Directed by Byron Haskin and starring Gene Barry (1953)
Directed by Steven Spielberg and starring Tom Cruise (2005)
From the book review:
London, at the tail-end of the nineteenth century, is the largest city on Earth, the centre of the world’s greatest empire; indeed, the centre of the world. As its population grows, its tentacles are spreading out to incorporate the various towns and villages around it into suburbs for the middle classes. A vast swarm of humanity, scurrying busily to and fro, like ants around an ant-heap. A tempting eat-all-you-want buffet for hungry aliens…
You can read the full book review by clicking here.
In my review of the book, I mentioned that, as a story, I might only have rated it as three or four stars on the grounds that it’s full of description rather than action and the ending is somewhat anti-climactic for modern tastes. But it earns its place as a five-star classic because of the light it sheds on aspects of Wells’ society and the British psyche of the time. Specifically, it gives a commentary on Britain’s relationship with its Empire, on the centuries-old fear of invasion, on questions of Darwinism and evolution and on the contemporary discussion of the relatively newly-discovered “canals” on Mars, suggesting advanced life there. All of these would be difficult to reproduce in a film, I felt, especially since both film versions promptly transplanted the story to America and brought it forward in time! But I hoped that maybe the films would have something else to offer…
Haskin’s 1953 film is set in southern California and has a scientist, Dr Clayton Forrester (Gene Barry), as hero, and the time is the then present. To give the story the more human touch a film really needs, Forrester is provided with a love interest, Sylvia, played by Ann Robinson. Empire has gone as a theme, to be replaced by contemporary fears relating to the Cold War and the mass destruction of all-out global nuclear war, and this works reasonably well. There are references to the battle between traditional religious and evolutionary theories and the film gets a little lost in deciding whether Martians, being more advanced, are closer to their Maker, or – and it really glosses over this – are enemies of man’s God as much as man. Let’s just say that the film suggests God plays a significant role in their annihilation. I found it a little messy, but probably wouldn’t have noticed it at all if I hadn’t been comparing to the book.
Spielberg’s 2005 version is also set in its present and the location is in and around New York and Boston. Tom Cruise plays a crane operator who just happens to get caught up in events. Spielberg’s humanising involves the rather clichéd story of an absent father suddenly thrust into peril with his two children, giving them all a chance to learn to understand and respect each other better. It’s a bit saccharin, but then it is Spielberg. Spielberg’s updating of the Empire aspect is to throw in a couple of fairly blatant references to 9/11 – “Is it terrorists, Dad?”, planes falling from the sky and tall buildings being destroyed. But there’s no feeling of depth to these references and I actually felt they were in rather poor taste, to be honest. If there’s anything in the film about evolution, I missed it.
Haskin’s aliens are from Mars. It surprised me that this would still have been considered a possibility in 1953 but wikipedia tells me people were still discussing the potential existence of Martians as late as the 1960s. Spielberg gets round the problem by never saying where the aliens come from. By 2005, he’d have had no other option obviously, but it does mean all the stuff about the red weed choking the earth loses its resonance a little. (Mind you, Haskin ignores the red weed completely – special effects budget overspent maybe?) Neither alien looks much like the one in the book, but since it’s basically described as a kind of round, brown blob, I can quite see why the directors both went for something a bit more exciting!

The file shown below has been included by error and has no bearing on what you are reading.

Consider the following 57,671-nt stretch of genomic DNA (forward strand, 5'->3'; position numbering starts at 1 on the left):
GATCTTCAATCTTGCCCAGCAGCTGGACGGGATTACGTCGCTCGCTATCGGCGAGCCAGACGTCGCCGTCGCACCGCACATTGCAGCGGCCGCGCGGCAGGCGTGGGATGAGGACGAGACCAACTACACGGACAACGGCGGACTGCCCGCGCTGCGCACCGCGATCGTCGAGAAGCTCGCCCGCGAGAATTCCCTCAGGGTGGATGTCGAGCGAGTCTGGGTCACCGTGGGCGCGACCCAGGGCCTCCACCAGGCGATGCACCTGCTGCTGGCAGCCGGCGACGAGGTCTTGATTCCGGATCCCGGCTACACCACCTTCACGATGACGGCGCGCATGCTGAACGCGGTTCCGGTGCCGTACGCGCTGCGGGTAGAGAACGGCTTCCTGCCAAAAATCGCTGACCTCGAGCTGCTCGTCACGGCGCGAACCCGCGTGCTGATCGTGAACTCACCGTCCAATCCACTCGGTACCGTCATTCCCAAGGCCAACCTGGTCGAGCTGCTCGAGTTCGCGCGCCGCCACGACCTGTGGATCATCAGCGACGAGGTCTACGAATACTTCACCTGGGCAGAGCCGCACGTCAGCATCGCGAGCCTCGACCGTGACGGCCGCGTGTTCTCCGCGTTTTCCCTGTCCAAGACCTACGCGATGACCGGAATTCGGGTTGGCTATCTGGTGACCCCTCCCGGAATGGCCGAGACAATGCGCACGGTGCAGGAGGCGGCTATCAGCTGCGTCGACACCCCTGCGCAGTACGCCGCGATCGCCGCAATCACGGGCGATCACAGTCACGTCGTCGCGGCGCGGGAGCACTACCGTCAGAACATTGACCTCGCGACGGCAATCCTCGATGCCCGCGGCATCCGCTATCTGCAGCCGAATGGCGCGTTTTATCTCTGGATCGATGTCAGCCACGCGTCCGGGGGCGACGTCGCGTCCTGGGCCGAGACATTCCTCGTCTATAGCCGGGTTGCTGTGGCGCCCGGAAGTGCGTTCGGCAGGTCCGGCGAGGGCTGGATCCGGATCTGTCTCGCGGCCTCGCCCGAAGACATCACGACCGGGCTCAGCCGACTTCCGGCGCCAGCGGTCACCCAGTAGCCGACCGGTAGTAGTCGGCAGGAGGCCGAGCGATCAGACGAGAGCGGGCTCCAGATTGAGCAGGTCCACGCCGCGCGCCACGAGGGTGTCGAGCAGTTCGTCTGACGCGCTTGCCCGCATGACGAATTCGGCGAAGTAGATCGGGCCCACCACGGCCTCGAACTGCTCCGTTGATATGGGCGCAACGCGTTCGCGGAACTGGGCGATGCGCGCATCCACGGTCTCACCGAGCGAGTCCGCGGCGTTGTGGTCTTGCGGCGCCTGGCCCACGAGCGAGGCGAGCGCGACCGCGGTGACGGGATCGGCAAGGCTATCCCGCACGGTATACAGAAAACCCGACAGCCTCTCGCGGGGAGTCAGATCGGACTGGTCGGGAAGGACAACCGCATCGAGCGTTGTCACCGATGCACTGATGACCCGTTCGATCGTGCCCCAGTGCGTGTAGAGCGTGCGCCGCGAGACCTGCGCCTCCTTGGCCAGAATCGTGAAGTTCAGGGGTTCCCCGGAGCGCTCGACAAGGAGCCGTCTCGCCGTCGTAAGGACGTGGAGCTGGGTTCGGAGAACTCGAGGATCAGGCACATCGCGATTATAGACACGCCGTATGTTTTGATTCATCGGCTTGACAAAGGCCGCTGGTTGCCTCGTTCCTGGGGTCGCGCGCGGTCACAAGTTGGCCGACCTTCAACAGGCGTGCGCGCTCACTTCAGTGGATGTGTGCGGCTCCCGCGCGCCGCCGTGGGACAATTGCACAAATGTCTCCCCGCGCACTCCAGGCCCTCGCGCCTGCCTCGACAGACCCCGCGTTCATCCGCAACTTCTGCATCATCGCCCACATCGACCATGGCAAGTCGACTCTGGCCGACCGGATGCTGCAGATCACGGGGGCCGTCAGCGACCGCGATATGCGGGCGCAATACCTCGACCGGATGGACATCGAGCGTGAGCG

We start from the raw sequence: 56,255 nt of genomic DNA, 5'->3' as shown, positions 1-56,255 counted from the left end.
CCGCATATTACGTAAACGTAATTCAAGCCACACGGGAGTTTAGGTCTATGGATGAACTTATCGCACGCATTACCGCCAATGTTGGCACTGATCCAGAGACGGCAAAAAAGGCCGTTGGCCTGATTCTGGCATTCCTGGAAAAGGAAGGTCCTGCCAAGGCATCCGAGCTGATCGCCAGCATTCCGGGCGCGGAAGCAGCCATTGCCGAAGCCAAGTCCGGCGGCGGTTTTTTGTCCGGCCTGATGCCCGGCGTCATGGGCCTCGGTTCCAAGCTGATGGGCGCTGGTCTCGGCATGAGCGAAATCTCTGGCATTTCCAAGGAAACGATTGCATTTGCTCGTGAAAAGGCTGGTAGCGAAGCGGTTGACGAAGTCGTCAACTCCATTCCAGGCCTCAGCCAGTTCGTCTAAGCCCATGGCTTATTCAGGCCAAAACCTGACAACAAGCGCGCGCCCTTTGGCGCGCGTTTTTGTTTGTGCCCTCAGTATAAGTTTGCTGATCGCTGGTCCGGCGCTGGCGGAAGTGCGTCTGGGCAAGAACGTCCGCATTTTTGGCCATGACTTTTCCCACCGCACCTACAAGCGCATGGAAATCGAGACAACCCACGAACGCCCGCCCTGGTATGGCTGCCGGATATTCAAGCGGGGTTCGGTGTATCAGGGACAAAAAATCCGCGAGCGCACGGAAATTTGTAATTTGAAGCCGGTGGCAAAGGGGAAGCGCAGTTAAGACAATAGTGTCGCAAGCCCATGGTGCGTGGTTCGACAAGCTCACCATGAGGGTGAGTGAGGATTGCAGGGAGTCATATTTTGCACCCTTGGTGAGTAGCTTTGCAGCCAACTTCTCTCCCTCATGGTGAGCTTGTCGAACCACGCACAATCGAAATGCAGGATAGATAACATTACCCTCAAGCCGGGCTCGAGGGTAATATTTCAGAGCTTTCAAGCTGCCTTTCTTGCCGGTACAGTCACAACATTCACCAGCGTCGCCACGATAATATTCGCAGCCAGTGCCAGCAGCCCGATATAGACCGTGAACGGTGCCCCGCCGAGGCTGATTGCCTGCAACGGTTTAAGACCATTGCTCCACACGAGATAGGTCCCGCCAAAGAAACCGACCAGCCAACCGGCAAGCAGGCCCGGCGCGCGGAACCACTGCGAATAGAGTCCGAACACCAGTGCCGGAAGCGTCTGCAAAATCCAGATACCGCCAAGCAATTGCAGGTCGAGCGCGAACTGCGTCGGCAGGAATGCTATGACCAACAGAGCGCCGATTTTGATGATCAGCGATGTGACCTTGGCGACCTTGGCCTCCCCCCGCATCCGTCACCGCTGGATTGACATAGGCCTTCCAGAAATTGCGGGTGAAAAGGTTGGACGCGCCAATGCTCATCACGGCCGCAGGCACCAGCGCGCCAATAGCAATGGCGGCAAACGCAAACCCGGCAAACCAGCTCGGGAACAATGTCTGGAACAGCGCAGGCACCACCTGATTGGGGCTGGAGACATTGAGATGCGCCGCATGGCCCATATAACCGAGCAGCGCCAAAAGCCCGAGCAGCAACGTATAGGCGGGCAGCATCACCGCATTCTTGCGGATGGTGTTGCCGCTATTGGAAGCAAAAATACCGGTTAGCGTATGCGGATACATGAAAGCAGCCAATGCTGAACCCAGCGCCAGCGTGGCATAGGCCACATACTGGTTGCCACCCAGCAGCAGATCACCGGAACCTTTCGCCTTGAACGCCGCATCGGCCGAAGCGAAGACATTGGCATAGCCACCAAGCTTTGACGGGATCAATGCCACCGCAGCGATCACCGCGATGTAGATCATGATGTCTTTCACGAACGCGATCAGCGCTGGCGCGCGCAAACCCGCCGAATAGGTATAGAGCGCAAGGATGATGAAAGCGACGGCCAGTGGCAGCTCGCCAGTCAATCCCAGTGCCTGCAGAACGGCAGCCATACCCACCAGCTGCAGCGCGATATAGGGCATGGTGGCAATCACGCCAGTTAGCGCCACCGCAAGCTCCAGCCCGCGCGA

Which brings me to the one thing the films both have that the book doesn’t – special effects. I started with Haskin’s version and thought that some of the effects seem a little clunky now, but that others are still great. Apparently it won an Oscar for them and I certainly feel it was well deserved. The destruction of Los Angeles is particularly impressive and the heat ray is suitably terrifying even if it looks not unlike a big flame thrower. The war machines aren’t really like the ones in the book but they’re very good nevertheless. I was glad I’d watched it first though, because not surprisingly Spielberg’s effects are vastly superior. The destruction of New York is brilliant, and the alien machines look just as I imagined them from the book. Plus Spielberg covers the landscape with the creeping red weed which adds to the feeling of horror.
Both Gene Barry and Tom Cruise turn in fine performances – Barry more cerebral as a scientist, and Tom doing his action man thing, which works for me. Women and girls in both versions are there very much to scream and be saved by brawny men, I fear. But if I’m ever attacked by a Martian, frankly I’ll scream as loud as I can and hope that Tom comes running to my aid (or Gene, I suppose, if Tom’s busy – a girl can’t afford to be choosy in an emergency), so I forgive them. Both films stick fairly closely to the book in terms of the ending, which was a relief but also means they end somewhat less dramatically than films of this type usually do.
All-in-all, I enjoyed both films very much for different reasons and would be hard put to recommend one over another. Spielberg for the effects (and Tom), but Haskin for greater depth. For entertainment value, both deserve…
★ ★ ★ ★ ★
* * * * * * *
In the end, though, the final decision is easy.
For the ideas, the depth and the commentary on society’s contemporary concerns…
The Winner in the Book v Film Battle is…
Gratuitous and irrelevant Tom pic. Because why not?